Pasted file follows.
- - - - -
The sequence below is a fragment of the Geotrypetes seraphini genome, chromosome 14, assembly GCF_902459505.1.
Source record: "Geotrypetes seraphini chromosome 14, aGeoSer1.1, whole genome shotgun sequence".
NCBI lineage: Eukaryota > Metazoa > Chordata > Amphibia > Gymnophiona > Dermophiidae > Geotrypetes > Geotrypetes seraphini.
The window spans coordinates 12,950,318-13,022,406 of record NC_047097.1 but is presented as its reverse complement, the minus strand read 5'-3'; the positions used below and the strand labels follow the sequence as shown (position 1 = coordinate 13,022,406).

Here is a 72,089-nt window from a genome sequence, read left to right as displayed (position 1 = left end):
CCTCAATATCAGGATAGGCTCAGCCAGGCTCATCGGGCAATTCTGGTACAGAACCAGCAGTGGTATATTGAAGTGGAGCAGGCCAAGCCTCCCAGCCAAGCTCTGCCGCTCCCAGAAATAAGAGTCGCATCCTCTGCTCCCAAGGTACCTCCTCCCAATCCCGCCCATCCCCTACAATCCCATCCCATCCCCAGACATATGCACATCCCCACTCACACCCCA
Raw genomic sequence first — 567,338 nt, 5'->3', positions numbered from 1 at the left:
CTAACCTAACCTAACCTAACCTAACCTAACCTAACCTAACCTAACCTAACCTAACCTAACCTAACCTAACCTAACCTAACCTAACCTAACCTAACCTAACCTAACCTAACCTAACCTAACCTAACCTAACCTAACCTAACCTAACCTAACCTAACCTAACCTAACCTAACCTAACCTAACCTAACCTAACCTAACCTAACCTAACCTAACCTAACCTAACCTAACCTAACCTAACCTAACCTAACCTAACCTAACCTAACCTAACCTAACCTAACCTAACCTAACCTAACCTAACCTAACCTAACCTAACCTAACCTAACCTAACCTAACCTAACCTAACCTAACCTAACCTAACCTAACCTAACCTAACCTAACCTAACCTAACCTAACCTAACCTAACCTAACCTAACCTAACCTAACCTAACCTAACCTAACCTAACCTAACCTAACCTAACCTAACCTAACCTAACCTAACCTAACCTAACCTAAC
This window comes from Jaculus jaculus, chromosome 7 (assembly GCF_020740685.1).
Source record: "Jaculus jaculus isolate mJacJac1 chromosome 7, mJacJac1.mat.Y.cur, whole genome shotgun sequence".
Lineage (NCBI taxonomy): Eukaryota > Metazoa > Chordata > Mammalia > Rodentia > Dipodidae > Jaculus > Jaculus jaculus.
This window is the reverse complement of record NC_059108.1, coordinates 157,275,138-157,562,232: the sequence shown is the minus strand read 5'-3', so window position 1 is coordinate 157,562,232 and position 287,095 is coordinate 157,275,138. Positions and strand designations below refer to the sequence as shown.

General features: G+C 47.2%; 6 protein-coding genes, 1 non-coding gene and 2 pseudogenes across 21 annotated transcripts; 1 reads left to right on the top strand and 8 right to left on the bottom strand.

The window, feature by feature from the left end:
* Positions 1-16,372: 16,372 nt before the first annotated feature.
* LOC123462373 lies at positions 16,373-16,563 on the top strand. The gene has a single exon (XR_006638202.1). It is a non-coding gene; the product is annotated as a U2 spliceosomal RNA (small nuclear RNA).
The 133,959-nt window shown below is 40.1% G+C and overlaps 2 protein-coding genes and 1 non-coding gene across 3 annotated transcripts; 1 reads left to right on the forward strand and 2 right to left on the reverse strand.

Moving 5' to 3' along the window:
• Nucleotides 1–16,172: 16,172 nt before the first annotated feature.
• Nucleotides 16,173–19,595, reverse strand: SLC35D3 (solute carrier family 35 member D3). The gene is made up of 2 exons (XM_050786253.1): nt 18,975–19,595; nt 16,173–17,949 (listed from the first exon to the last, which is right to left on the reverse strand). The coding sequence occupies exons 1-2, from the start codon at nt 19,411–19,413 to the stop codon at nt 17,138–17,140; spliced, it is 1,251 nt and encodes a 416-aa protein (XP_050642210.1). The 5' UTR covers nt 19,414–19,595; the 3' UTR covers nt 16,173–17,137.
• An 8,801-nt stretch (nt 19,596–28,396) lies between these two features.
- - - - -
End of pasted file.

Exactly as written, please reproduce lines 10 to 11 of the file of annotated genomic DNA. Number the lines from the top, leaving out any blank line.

Source record: "Jaculus jaculus isolate mJacJac1 chromosome 7, mJacJac1.mat.Y.cur, whole genome shotgun sequence".
Lineage (NCBI taxonomy): Eukaryota > Metazoa > Chordata > Mammalia > Rodentia > Dipodidae > Jaculus > Jaculus jaculus.